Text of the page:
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Saturday, March 12, 2016

Class And Race In The Wizarding World

I've been rereading the Harry Potter books recently, mostly as bedtime comfort reading, and thinking, not for the first time, of the distinct flavour of class difference and racism among the people of wizarding society. 

When I say "racism" I don't mean white wizards and black wizards hating each other. They don't, as far as we know. It's rather similar, in this respect, to Terry Pratchett's Discworld in which black and white and brown humans will happily unite against green non-humans. The race thing in Harry Potter is literal - humans uniting against giants and cheerfully enslaving house-elves. They are more wary of the goblins, who, after all, control their money and make it quite clear they have contempt for humans, though they are willing to work with them, as long as it's profitable. I suspect they own Gringott's Bank and employ humans, not the other way around. And they have fought wars against humans in the past. 

House-elves, on the other hand, grovel to humans despite having powerful magic of their own; even Dobby, the closest thing to a radical the house-elves have, insists on receiving only a token wage and time off, as a matter of principle; I suspect if he'd been working for the Weasleys, for example, or even(initially) for Hogwarts, he wouldn't have wished for freedom. It's a house-elf culture thing, but wizards are happy to take advantage of it. 

And everybody is terrified of giants. Well, nearly everybody; Hagrid's parents were a human and a giant, so his Dad was more broadminded than other wizards. Not to mention the fact that whatever the differences, there is enough that's the same for them to be able to interbreed! 

What I have noticed most, though, is the class structure reflecting the one in the Muggle world. Not entirely; in this universe, working class wizards get a chance to have the boarding school experience they would never have outside wizard society. Colin and Dennis Creevey, children of a Muggle milkman, mingle with the likes of Justin Finch-Fletchley, who was planning to attend the highly upper-crust Eton before getting his Hogwarts letter. Mundungus Fletcher and Stan Shunpike, as lower-class as you can get, would both have attended Hogwarts in their time, as did Tom Riddle, who came straight from an orphanage(though he was descended from the wealthy local squire and Salazar Slytherin, making him technically upper-crust on both sides, even if the Gaunts were the wizarding world's answer to Harper Lee's Ewells!). This is probably for the practical reason that children with magical abilities can't be allowed to run wild in the world at large, Muggle or wizarding, whether they can afford the fees or not. They need the training. I do sometimes wonder what happens when Muggle families whose children are offered a place at Hogwarts say, "No, thank you." It's not compulsory, of course, but it must worry Dumbledore when it happens - especially after what happened in his own family.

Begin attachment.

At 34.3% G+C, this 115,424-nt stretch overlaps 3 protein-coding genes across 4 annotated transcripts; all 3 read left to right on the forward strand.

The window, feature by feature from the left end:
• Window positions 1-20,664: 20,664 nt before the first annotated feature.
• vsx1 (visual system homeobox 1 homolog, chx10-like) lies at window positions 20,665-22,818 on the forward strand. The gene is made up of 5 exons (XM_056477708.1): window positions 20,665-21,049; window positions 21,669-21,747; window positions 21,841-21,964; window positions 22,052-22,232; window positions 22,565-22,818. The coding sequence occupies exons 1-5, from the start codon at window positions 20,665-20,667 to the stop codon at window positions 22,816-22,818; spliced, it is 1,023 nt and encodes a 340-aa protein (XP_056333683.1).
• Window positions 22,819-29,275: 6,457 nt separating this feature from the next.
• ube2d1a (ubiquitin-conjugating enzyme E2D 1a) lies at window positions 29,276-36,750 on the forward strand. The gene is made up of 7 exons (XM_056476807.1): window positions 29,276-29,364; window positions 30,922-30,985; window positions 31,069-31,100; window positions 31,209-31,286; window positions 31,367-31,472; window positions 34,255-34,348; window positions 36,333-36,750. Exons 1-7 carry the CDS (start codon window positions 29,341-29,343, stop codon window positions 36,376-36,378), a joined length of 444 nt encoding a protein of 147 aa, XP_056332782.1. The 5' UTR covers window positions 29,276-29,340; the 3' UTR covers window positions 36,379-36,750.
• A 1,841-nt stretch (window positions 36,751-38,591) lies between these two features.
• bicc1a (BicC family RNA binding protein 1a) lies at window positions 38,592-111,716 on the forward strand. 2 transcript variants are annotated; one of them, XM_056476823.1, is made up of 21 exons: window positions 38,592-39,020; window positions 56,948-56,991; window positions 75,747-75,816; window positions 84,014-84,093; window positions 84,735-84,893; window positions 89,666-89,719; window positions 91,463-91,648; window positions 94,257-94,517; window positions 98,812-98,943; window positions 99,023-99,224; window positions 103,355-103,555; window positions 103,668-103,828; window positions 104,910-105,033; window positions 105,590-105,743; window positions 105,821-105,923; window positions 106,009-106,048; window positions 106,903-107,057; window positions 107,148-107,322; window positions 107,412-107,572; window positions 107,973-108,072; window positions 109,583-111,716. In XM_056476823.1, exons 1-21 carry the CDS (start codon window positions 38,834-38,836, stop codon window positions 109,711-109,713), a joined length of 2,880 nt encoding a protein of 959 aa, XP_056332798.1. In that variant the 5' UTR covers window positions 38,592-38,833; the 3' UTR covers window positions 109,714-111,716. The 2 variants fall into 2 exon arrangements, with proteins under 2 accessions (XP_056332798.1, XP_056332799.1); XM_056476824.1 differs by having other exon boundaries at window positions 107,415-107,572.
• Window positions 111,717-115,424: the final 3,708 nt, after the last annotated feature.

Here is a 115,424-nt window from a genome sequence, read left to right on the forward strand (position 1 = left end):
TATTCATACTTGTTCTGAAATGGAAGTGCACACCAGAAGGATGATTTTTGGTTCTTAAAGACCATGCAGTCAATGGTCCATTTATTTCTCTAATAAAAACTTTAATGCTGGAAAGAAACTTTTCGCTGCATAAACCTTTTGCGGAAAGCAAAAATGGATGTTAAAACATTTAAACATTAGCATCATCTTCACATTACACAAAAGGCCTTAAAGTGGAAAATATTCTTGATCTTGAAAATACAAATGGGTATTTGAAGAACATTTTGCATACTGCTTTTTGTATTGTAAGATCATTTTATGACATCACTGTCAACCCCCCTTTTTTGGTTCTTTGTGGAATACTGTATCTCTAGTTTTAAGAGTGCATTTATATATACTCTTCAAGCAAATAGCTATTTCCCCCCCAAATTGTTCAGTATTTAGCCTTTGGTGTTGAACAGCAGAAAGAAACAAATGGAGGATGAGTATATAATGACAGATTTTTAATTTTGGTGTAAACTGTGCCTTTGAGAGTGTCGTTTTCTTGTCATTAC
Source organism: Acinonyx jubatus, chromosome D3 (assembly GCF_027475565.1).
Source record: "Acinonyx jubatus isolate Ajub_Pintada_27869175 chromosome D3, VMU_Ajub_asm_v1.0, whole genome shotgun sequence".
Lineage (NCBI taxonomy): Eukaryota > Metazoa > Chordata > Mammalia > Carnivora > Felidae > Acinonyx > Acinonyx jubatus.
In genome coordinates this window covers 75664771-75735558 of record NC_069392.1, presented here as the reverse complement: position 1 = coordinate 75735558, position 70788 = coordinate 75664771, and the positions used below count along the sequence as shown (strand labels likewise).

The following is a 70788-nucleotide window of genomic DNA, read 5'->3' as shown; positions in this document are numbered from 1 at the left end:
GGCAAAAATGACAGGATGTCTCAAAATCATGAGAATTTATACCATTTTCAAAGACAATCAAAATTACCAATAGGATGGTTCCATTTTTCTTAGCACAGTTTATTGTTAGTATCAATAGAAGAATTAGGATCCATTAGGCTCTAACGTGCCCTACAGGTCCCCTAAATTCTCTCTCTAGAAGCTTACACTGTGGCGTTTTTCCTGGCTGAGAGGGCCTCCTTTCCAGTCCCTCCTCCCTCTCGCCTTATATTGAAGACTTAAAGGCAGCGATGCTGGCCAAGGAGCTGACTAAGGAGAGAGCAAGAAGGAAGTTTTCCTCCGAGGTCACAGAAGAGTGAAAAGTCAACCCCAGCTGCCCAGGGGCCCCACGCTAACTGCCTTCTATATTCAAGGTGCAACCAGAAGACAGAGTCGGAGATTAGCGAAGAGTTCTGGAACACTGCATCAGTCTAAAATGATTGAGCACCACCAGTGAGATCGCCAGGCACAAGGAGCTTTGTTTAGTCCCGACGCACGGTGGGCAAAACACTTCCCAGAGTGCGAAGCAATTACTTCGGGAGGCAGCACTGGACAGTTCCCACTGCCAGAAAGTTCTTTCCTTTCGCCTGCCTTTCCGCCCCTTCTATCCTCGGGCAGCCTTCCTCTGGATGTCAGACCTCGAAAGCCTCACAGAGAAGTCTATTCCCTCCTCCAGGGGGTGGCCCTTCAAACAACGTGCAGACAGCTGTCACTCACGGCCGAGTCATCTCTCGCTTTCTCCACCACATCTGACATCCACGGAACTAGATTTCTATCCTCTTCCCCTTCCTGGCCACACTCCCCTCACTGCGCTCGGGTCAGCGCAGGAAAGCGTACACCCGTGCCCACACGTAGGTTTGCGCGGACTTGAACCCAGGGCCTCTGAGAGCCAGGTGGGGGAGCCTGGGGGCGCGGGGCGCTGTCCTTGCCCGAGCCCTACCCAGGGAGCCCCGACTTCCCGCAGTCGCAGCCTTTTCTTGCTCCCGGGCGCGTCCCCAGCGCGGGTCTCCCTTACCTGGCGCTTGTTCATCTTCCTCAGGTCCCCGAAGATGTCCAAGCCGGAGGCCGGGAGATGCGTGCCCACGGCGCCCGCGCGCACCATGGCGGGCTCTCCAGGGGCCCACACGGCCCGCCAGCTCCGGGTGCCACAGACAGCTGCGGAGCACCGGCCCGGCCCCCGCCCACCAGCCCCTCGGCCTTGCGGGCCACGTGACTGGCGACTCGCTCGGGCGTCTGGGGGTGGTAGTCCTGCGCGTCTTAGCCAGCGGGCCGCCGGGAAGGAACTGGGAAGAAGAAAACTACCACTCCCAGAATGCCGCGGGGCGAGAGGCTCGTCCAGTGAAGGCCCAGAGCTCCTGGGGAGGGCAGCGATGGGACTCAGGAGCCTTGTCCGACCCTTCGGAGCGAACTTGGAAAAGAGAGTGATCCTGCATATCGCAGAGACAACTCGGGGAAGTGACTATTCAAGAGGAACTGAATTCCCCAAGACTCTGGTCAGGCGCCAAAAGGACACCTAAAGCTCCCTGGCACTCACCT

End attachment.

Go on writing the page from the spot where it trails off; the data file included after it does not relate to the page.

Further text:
Within the wizarding world, however, it's fairly clear that there are a lot of people who attend Hogwarts and then go back to being farmers or shopkeepers, bus conductors or even petty thieves. Not everyone works for the Ministry of Magic. 

There are, of course, the issues between "purebloods" and Muggleborn or "halfbreeds". But even among the purebloods there are class differences. The Weasley family are poor by pureblood standards. They have hand-me-down wands and secondhand robes and have to scrape to find the money for textbooks and equipment. At the same time, Mr Weasley has a Civil Service job that enables him to make laws, including adding loopholes that let him fiddle with that car. That's not a job for a Clerk Class One! He may be poor, but his family is not lower class in the same way as Mundungus Fletcher or Stan Shunpike. 

Rich families like the Malfoys gang up - usually - on poor ones, even those who are also pureblood, as well as on Muggleborn and halfbreeds. Ironically, Lord Voldemort is a halfbreed, but that doesn't matter to him or his followers; none of the Deatheaters would dare to say, "Hang on, aren't you...?"

Well, he is a descendant of Slytherin, after all!